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Some mobile phone relationships are just not meant to be



Updated: October 22, 2012 6:23AM

D ear Fixer: I had a Sprint phone for years. My mother and sister switched to the T-Mobile plan, which was $30 for 1,500 minutes and texting. I thought that was a good deal.

So I bought a T-Mobile phone at Walmart, then stopped in the T-Mobile store in Mokena to see if they could activate it and port over my existing phone number.

They said they could do that, but I would need to put $30 on the phone with my credit card and it would take about 24 hours for my Sprint number to be ported over.

Twenty-four hours led to 48 hours … then five days later, they said they needed to give me a temporary phone number and PIN to make it easier to port over my old number.

After seven days of still not having my old number ported over, we called customer service again and they said to just bring everything back and get my money back.

I never was able to use the new phone at all. I got a refund for the phone at Walmart. Then I stopped at T-Mobile to tell them what their customer service told me about getting my money back from them.

It has now been over 2

½ weeks and I’ve made dozens of phone calls. The amount I am owed is $32.25 including tax.

I ended up going two doors down from the T-Mobile store to AT&T and bought a new phone and they ported over my old Sprint number right there at the store.

Todd Price, Oak Forest

Dear Todd: It seems your relationship with T-Mobile just wasn’t meant to be. Your secretary told The Fixer that you toughed it out in about 30 phone conversations with various customer service reps, to no avail.

We got this to Scott Goldberg, senior communications manager at the wireless company. He got to the bottom of this right away. They determined that as you said, the pre-paid refill card you purchased at that T-Mobile location was never used. They’re cutting a refund check for $32.25 and sending it your way.

It pays to complain

The Fixer often hears from readers who were caught in a scam but don’t know where to complain. The answer is: everywhere! And the reason is because you can help build a case and possibly get your money back.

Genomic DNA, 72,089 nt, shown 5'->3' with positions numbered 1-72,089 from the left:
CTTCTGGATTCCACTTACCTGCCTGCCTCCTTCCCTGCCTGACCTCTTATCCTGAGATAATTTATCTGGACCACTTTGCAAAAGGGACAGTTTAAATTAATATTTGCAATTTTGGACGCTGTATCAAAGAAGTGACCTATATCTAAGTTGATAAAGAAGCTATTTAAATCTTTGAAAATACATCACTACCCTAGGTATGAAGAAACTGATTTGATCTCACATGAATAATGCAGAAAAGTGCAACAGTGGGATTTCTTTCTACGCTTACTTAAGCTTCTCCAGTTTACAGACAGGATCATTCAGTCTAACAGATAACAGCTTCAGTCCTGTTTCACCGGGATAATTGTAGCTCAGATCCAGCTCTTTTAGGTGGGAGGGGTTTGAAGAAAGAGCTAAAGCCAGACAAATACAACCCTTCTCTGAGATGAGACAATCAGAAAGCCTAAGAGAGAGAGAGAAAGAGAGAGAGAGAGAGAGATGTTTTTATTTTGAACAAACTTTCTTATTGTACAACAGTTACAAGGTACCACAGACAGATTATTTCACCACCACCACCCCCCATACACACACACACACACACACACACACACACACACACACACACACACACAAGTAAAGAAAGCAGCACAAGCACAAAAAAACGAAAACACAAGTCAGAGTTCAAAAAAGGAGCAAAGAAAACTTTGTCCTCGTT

For example, the Federal Trade Commission on Thursday just announced that the operators of a telemarketing scheme will pay $7.5 million to settle their consumer fraud case. According to the FTC, these guys allegedly contacted financially strapped consumers who’d applied for online payday loans and offered to give them a “platinum” credit card with a credit limit of up to $9,500. All the consumer had to do was pay an advance fee of $99 and a monthly fee of $19 (which, by the way, is crazy-high, but the scam gets even worse).

After they paid their money, the consumers soon found out the Platinum Trust Card and the Express Platinum Card were not normal cards like Visa or MasterCard. According to the FTC, they could only be used to purchase off-brand, overpriced products at the defendants’ own online store — and using them would do nothing to help the consumers rebuild their credit.

The good news is the feds stopped this scheme as part of their ongoing crackdown on scams affecting hard-hit consumers.

The FTC has had other successes. Earlier this month, they announced they are sending 93,086 refund checks totaling nearly $2.3 million to consumers who allegedly were charged hidden fees tied to the bogus “Google Money Tree” scam. The scam, which had nothing to do with the real Google, enticed down-on-their-luck consumers with promises that they could make up to $100,000 in six months with a special work-at-home kit.

So it is worth complaining.

To complain effectively, write up a synopsis of what happened, including as many dates and details as possible. You can copy and paste that online with various agencies. Some places to complain are:,, and . All have online complaint forms. (And of course, send a copy to The Fixer!)

Getting the runaround over a consumer problem? Tell it to The Fixer at , where you’ll find a simple form to fill out. You’ll also find a list of consumer contacts and tips. Because of the large volume of submissions, The Fixer can’t personally reply to every problem. Letters are edited for length and clarity.

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